I don’t think the goal or the system I’ve outlined should be too controversial for either Complementarians or Feminists to accept. Let’s start by analyzing the Raw Power disparity. The rate of male on female rape, assault, and murder is, and always has been, much higher than the reverse.[6] The extent to which men commit violent crimes against women is the most obvious problem that most people think of when it comes to the Raw Power disparity. Men generally have power over women at the most primitive level of conflict; if men and women fought to the death for control, men would win. Of course, Raw Power disparity is only a problem if the people with the power have the intent to use it for malicious purposes. For example, consider a small child whose parents sacrifice their immediate best interests for the child. Clearly, the parents have the Raw Power in that they could easily overpower and kill their child if they wanted to and their child wouldn’t stand a chance of defending itself against two adults. However, most parents choose to sacrifice for their children instead of abuse them, so we must also consider intent.

A similar analysis applies to the issue of the Economic Power disparity between men and women; whether or not the disparity hinders women from accomplishing their goals depends on the intent of the men with the Economic Power. Once again we can use the example of a small child whose parents clearly hold the Economic Power and yet use their Economic Power primarily to help their child succeed.

The Method
Both the Complementarians and the Feminists share the general goal of seeking to create certain rights and privileges for women in the context of the system outlined earlier. Although they differ in their goals of which specific rights and privileges to create for women, I will show that their method of pursuing these goals is essentially the same. In order to see this we first understand that there are three possible methods of dealing with a system where men hold the upper hand in Raw Power and Economic Power.

Method #1 Equalize the power dynamic: This could mean equalizing the Raw Power dynamic by somehow making men physically weaker ( preventing them from training to fight, giving them growth stunting drugs, disarming them, and so forth) and/or by making women physically stronger (making them weightlifters, training them to fight, giving them more weapons, and so forth). Most Feminists argue that this is not their goal, and that to say that Feminism is about turning women into aggressive bodybuilders is nothing but a ridiculous strawman of their position.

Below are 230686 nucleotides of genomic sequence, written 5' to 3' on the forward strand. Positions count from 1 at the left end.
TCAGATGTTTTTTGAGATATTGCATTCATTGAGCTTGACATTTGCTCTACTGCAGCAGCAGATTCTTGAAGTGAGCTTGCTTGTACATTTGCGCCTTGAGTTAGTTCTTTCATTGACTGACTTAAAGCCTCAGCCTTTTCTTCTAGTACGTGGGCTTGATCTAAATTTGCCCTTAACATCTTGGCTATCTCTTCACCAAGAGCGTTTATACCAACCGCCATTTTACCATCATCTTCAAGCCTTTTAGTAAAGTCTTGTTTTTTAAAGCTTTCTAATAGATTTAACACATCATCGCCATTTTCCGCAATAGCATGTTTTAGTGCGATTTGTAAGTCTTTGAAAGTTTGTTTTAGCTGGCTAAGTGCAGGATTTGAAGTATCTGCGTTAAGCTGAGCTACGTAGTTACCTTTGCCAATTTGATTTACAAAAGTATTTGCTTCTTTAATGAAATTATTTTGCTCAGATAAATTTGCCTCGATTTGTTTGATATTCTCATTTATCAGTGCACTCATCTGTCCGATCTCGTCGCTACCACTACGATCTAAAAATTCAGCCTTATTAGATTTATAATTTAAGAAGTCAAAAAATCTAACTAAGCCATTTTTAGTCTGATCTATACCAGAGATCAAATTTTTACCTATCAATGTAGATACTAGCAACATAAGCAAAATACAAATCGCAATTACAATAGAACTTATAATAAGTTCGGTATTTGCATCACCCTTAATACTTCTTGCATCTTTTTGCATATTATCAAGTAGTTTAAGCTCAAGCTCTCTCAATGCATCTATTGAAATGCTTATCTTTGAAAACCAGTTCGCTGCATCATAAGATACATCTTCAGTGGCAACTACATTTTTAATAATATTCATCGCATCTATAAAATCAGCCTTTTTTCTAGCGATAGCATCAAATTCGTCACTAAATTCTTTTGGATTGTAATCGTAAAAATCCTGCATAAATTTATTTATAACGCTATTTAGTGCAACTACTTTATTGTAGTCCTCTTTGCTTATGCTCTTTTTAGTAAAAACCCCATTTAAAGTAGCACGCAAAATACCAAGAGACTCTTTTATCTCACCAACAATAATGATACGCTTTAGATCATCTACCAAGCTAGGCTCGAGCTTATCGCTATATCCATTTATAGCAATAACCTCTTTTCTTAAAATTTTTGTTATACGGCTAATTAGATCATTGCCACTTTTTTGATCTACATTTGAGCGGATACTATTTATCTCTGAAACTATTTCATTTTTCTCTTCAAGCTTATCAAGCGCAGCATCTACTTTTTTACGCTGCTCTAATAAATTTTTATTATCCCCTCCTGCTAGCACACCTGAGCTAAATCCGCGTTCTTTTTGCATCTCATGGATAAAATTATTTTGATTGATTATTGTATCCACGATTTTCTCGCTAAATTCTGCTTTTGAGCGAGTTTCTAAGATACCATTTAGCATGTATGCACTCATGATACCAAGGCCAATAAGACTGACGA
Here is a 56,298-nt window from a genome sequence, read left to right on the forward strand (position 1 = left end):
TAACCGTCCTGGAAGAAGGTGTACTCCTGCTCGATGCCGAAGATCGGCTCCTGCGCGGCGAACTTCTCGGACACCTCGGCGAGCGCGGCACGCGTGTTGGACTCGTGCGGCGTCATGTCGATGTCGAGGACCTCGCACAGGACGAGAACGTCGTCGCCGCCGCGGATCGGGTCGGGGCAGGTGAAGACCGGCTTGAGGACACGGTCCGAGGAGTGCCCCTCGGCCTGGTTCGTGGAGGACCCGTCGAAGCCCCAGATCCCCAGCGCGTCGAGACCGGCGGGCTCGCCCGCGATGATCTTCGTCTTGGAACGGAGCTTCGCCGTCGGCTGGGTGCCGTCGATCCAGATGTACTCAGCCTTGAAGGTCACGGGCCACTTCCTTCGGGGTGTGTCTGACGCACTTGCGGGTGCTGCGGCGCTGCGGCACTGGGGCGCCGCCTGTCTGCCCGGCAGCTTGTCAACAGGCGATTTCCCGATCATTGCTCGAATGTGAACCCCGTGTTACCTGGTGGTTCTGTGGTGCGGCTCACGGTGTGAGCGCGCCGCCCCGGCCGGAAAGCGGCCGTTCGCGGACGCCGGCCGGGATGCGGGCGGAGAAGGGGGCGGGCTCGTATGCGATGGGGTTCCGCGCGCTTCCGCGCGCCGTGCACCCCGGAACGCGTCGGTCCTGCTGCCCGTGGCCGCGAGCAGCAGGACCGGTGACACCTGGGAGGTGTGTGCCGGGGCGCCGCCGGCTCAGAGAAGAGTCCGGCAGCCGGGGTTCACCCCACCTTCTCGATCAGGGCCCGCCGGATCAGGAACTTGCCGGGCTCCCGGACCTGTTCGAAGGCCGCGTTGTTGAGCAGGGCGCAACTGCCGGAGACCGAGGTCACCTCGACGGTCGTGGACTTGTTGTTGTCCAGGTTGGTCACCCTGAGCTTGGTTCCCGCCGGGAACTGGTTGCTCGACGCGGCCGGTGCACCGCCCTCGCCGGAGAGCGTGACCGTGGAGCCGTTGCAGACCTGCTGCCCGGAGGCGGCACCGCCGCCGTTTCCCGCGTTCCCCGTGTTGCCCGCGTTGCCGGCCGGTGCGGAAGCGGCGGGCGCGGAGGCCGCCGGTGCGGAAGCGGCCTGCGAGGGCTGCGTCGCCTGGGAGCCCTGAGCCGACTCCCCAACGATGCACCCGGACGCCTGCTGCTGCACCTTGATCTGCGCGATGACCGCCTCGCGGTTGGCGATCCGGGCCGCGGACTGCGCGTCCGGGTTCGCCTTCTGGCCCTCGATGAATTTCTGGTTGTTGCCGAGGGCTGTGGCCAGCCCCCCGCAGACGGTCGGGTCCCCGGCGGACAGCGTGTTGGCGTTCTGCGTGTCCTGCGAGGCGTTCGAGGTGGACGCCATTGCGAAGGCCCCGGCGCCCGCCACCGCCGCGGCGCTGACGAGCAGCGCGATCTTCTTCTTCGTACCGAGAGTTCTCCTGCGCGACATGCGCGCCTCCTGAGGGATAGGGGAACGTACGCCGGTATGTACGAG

Another way of taking this approach would be equalizing the Economic Power dynamic by having an equal number of women as men in positions of economic, social, and political power. This position requires believing that Economic Power is largely not reducible to Raw Power: otherwise getting Economic Power for women wouldn’t change the real power structure. This position would also require making stay-at-home mothers the enemy, as they would be preventing women from equalizing the Economic Power dynamic. Once again most Feminists are clear that all they want is for women to have the option of becoming CEOs or Senators or doctors but that there is nothing wrong with women choosing to stay at home with their children. So we have shown that the method of equalizing the Raw or Economic Power dynamic between men and women is not going to fit with the stated goals of most Feminists.

Method #2 Chivalry: Neutralize the Power Dynamic. Teach men not to rape, murder, or attack women in order to neutralize the Raw Power disparity and/or teach men to use their economic power to help women so as to neutralize the Economic Power disparity. I will call this method Chivalry[7] because it fits with the general idea of teaching men not to act on their power for their own gain but to use it to help others.

Method #3 Patriarchy[8]: Use some men to protect women from the other men. This might require a change in intent but it deserves a separate category because it doesn’t necessarily require that men have good intentions overall, only that some men have good intentions and use their power to protect women from the men with bad intentions.